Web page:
I neither want nor expect to turn this thread into "soldering 101". If there are external "how-to" resources, just let me know. More explicit tool lists? Point the way. I can't possibly be the first noob going, "OOK? OOK!" looking at a soldering iron.
Well I don't think a soldering 101 would be out of place in this thread but there's little point in reinventing the wheel (specially since you could just trademark it these days) so I took a look at what Google said was on offer.
Out of the top 50 results, 80% are close to useless and the remainder only cover about 90% of the task. But they do tell you either enough or too much to do a reasonable solder joint.
site gives a reasonable run down on equipment and a quick summary of how to make the perfect solder joint
but there is a bit of detail missing in steps 4,5,6. This site goes a little bit overboard, NASA type quality.
site give more detail on the overall act but lacks detail in the same area as above. Do not skip the Basic De-soldering Photo Gallery
Both sites provide enough detail to complete a good solder joint.
Equipment: for the type of thing most people on this forum are going to be doing I would suggest a 25W-40W pencil type soldering iron, cheap, portable and will do the job. I use a 40W, it's easier for bigger jobs but takes a little more skill on small circuit board tracks. A 25W can also destroy circuit board tracks, just takes a tiny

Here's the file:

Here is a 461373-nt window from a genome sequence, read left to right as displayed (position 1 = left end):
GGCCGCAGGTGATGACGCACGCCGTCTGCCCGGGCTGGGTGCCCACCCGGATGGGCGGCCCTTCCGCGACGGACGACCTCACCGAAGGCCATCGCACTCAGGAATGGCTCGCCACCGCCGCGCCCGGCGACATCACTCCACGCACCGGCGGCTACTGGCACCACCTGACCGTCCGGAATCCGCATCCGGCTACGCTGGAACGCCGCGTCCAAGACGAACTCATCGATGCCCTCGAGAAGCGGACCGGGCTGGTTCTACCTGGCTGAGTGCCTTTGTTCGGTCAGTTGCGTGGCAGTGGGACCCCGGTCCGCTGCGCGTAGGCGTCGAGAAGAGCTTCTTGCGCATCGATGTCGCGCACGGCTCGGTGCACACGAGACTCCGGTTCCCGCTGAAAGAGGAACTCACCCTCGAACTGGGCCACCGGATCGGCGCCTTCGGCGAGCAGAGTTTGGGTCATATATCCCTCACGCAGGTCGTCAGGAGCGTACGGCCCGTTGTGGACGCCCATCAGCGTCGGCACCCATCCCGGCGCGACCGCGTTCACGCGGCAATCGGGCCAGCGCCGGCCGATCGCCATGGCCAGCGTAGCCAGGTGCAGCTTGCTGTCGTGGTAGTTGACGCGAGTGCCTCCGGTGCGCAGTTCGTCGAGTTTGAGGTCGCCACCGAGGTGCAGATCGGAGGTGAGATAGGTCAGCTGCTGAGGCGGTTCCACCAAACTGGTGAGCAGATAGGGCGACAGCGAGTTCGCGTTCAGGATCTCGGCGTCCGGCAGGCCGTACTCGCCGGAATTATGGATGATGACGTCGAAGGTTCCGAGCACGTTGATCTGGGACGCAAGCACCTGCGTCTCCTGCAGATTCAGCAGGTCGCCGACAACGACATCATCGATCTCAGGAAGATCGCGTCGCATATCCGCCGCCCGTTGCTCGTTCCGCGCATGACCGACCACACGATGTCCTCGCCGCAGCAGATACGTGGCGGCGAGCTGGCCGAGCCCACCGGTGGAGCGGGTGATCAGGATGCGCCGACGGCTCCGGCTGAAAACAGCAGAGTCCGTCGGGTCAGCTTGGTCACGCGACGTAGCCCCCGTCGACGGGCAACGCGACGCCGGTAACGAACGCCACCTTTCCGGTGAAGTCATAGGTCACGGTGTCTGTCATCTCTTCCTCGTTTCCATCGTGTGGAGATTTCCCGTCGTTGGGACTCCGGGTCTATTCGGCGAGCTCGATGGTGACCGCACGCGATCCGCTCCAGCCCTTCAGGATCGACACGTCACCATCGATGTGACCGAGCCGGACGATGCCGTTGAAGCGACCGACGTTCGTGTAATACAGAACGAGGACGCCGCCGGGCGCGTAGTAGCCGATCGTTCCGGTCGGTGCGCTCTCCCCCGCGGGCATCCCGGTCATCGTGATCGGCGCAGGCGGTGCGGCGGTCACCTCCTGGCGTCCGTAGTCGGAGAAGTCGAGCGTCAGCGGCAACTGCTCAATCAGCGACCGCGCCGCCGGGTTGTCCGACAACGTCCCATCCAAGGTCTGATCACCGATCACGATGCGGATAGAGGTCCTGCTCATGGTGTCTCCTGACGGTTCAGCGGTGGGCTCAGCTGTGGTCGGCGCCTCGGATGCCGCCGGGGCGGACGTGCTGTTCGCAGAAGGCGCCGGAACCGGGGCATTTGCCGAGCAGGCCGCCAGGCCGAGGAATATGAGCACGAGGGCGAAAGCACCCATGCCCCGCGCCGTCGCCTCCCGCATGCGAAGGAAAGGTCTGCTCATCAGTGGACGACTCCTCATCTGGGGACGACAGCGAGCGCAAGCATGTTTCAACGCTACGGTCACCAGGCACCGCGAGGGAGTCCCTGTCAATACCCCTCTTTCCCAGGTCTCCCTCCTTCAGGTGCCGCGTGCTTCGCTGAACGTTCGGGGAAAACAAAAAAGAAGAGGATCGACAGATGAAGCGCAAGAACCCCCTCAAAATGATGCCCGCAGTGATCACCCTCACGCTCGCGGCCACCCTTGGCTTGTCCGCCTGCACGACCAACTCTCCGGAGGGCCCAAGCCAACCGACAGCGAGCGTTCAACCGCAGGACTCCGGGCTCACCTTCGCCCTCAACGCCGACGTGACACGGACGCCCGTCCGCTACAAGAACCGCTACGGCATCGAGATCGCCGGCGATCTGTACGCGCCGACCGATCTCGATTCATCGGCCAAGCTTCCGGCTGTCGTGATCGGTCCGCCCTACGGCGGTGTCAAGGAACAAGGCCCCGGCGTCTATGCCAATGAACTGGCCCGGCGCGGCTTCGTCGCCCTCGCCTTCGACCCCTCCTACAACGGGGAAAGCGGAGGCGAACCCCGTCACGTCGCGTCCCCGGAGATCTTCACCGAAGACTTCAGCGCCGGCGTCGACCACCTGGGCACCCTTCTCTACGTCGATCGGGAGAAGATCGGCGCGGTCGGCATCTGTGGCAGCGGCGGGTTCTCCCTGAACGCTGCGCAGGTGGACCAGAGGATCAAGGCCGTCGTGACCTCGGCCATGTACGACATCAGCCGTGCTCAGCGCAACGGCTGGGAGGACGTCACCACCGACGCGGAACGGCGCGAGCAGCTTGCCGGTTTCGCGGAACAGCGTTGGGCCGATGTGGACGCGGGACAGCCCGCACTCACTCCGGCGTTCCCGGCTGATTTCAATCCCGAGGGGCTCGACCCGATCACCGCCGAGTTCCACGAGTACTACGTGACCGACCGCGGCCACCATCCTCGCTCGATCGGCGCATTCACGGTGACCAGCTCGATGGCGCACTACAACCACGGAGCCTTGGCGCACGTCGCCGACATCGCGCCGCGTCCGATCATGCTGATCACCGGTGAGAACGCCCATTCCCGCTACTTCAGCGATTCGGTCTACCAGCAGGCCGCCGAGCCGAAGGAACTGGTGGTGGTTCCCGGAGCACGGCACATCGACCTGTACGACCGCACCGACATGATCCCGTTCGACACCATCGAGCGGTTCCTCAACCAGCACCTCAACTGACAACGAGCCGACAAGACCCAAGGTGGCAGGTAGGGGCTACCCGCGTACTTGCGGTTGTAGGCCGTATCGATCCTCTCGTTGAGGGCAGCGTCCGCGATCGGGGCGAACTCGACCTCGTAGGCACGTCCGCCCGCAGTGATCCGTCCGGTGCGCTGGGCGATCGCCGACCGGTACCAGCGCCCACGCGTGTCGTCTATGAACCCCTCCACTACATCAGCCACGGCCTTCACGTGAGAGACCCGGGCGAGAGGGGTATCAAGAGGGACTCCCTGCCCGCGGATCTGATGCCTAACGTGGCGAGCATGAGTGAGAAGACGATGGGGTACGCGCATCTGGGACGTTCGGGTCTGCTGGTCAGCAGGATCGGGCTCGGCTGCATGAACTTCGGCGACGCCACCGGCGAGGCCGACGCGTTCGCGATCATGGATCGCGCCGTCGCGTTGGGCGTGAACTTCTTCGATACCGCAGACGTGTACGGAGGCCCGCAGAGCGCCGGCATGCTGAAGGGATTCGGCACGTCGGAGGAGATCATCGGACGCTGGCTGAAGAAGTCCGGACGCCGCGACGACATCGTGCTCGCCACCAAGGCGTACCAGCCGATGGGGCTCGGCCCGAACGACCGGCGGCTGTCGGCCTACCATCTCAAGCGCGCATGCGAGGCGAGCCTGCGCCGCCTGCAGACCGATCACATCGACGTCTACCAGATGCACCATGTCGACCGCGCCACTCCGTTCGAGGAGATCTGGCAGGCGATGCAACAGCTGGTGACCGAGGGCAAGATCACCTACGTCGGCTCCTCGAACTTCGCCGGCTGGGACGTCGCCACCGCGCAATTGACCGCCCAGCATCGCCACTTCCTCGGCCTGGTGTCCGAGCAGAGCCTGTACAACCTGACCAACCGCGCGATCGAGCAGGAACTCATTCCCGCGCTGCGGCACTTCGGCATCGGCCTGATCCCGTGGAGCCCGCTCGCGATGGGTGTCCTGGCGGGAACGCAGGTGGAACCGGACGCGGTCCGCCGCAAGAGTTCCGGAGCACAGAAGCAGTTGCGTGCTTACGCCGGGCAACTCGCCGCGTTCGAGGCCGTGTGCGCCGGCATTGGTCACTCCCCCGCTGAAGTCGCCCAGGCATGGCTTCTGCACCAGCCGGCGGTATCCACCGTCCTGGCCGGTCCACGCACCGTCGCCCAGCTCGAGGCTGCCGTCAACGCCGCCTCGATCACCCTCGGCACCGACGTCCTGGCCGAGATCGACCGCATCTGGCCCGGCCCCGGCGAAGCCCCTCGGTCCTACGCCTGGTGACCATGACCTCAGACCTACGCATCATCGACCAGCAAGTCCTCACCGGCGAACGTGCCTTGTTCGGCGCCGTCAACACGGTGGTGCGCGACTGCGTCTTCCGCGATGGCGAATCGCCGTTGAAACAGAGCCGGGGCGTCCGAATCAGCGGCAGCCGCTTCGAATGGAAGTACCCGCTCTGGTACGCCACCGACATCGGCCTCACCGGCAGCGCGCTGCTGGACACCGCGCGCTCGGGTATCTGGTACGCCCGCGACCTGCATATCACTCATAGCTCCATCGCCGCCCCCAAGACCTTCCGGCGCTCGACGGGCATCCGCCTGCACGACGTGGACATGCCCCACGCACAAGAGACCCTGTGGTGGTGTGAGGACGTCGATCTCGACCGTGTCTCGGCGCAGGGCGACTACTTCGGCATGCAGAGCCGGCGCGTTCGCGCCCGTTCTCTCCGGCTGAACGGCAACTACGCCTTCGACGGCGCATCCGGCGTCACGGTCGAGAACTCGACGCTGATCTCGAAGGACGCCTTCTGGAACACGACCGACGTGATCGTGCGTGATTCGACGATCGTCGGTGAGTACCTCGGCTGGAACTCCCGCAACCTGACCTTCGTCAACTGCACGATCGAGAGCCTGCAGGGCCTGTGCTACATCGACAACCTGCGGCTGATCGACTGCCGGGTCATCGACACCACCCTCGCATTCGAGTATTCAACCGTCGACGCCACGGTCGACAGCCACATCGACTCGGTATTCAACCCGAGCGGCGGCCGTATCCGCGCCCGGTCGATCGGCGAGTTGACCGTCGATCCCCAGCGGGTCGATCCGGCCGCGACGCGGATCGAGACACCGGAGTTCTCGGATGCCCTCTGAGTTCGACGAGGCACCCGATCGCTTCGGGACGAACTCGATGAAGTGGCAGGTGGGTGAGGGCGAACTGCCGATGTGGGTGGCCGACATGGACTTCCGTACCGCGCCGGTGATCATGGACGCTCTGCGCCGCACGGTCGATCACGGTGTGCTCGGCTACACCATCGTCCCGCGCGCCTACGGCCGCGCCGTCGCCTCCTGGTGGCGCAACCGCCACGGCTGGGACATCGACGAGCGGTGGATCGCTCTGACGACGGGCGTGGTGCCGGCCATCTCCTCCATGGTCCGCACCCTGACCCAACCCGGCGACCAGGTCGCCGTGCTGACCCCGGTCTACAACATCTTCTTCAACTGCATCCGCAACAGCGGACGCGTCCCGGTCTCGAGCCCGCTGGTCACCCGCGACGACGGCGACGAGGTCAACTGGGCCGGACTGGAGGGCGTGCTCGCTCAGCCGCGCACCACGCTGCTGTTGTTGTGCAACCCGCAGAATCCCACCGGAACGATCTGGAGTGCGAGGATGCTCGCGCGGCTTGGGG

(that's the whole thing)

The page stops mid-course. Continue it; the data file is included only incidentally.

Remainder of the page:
Solder: 60/40 (tin/lead) rosin cored 0.7mm (0.025"). Solder containing lead is being phased out but is easier to use. 0.7mm will do all the soldering you need, it will even solder battery cables, you just have to feed more into the joint.
Desoldering: I prefer a sucker (this
style not a thumb operated one like this
). A solder sucker can suck the track off the circuit board if heat is applied too long. The other choice is a desoldering braid
(use a small one) but they can cause just as much damage.
Practice: Practice Practice Practice. Old radios, cassette players computer boards, lots of things to practice on. See how much it takes to melt a track off a board, Practice.
Finally, even though I've noticed an extremely distinct lack of offers, if anyone who's done this before would like to make some $ to recover from X-mas, PM me. I've got lots of tools, but none of them are for working on electronics. I'd just as soon hand the job off to someone who's done it before.
You could try your local TV repair man.